In a bid to bring cash in sooner than the invoice due date and therefore safeguarding the business liquidity levels, 76% of the businesses polled in the United Arab Emirates steel/metals industry told us they frequently offer discounts for early payment. This helped half of the businesses polled in the industry to stabilise, or even reduce DSO over the past year to the current 100-day average (down from last year’s 110 days). Businesses adjusted their payment terms to match the credit risk profile of the customer almost as often as they offered discounts for early payment. They also took in to consideration the availability and cost of capital needed to finance the time gap between invoicing and payment. Reliance on their own internal resources for credit risk management was reported by seven in ten businesses polled in the industry, while a lower percentage told us they opted to outsource protection of the business against the risk of customer payment default to a credit insurer.
Due to the severe impact of the pandemic-induced economic downturn on many segments of the United Arab Emirates steel/metals industry, customer payment default affected 60% of B2B invoices issued in the local industry over the past year. 7% of long-term overdue receivables (over 90 days overdue) was written off as uncollectable. This has tripled over the past year, indicating pressure on cash flow due to a deteriorating efficiency in the collection of long outstanding overdue invoices of high value. This is despite an increase in the time, costs and resources spent on chasing up overdue payments over the past year (reported by 47% of the industry). As a consequence of pressure on cash flow, which deprives businesses of funds that could be used in their operations, the survey respondents told us they needed to delay payments to their own suppliers and reduce the workforce (42% of respondents in both cases).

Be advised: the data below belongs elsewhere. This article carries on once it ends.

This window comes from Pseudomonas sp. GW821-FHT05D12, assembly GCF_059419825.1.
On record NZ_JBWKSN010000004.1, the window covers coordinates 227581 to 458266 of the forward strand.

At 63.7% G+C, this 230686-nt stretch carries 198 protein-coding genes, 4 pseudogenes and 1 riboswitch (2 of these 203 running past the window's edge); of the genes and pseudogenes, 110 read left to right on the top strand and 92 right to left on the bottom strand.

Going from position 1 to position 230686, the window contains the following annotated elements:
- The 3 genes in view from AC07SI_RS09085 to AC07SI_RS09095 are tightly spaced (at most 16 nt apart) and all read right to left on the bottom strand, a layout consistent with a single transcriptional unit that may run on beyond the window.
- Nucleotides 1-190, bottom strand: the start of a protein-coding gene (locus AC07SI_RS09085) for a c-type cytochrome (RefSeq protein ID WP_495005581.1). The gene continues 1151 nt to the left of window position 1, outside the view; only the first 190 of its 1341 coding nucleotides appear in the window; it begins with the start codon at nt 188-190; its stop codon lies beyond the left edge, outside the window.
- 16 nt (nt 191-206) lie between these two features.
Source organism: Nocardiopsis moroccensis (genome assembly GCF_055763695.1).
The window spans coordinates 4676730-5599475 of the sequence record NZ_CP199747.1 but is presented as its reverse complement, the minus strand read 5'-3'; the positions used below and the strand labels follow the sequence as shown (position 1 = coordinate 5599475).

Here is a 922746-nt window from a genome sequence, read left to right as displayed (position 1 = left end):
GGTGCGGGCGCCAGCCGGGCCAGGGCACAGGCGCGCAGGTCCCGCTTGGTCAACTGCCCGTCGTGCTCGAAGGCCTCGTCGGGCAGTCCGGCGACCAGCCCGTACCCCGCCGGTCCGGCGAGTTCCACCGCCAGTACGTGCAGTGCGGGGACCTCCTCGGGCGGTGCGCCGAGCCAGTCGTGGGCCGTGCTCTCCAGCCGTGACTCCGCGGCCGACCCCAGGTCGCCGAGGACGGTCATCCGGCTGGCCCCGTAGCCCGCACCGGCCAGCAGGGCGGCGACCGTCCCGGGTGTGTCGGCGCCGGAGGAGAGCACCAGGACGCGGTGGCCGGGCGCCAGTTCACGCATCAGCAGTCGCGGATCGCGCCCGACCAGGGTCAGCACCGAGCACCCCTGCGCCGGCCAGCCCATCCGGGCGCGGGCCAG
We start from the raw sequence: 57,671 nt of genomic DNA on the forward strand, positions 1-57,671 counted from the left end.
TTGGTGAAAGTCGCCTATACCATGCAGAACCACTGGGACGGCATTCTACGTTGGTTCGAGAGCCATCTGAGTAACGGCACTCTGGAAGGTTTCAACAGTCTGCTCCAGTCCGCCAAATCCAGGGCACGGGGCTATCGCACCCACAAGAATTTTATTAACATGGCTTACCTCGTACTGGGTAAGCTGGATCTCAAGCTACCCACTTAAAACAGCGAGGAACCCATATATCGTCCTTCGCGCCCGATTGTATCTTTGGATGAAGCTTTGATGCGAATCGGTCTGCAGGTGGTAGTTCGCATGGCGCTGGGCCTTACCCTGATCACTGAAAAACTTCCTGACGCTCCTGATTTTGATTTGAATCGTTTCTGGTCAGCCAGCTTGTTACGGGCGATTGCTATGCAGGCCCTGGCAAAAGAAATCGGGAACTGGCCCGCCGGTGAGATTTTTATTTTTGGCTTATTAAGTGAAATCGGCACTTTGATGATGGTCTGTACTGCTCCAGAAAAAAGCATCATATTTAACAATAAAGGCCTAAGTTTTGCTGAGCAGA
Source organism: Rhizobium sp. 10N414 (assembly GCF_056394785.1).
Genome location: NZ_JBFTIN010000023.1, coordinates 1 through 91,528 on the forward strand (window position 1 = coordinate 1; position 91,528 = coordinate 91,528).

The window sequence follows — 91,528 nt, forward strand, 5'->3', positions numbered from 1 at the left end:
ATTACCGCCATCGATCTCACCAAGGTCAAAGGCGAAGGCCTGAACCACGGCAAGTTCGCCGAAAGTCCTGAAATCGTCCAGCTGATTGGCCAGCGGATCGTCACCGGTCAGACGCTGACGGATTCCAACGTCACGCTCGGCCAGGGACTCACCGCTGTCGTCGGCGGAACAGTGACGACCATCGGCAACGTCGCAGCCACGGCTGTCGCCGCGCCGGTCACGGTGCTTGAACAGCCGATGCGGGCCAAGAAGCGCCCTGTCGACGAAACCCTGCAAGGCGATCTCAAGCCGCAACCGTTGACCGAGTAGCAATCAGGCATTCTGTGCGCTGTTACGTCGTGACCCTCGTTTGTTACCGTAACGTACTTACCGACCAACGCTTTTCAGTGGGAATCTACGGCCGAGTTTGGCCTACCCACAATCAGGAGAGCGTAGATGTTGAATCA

Cash flow is primary concern for the steel/metals industry
Businesses in the United Arab Emirates steel/metals industry told us they will be increasing efforts to maintain adequate liquidity levels and to reduce pressure on profit margins over the next months. containment of credit management costs to safeguard business profitability remains paramount for this.
Meanwhile, a significant reason for concern expressed by many businesses is the potential for a further weakening of demand from both local and offshore re-export businesses caused by the pandemic. However, business confidence is good due to an optimistic outlook for improving sales and profits (48% of respondents in the industry) despite continuing uncertainty about the duration of the pandemic-triggered economic crisis.
However, most steel/metals businesses in the United Arab Emirates (46%) believe any improvement in their business performance will be due to a rebound of the domestic economy, whereas 35% anticipate improvement will come from healthier export flows. Being confident that economic recovery is underway, nearly one in three businesses polled in the United Arab Emirates industry are of the opinion that trading on credit with B2B customers will become a more widespread practice over the coming months to allow customers more time to pay invoices as well as a tool to stimulate both domestic and foreign demand.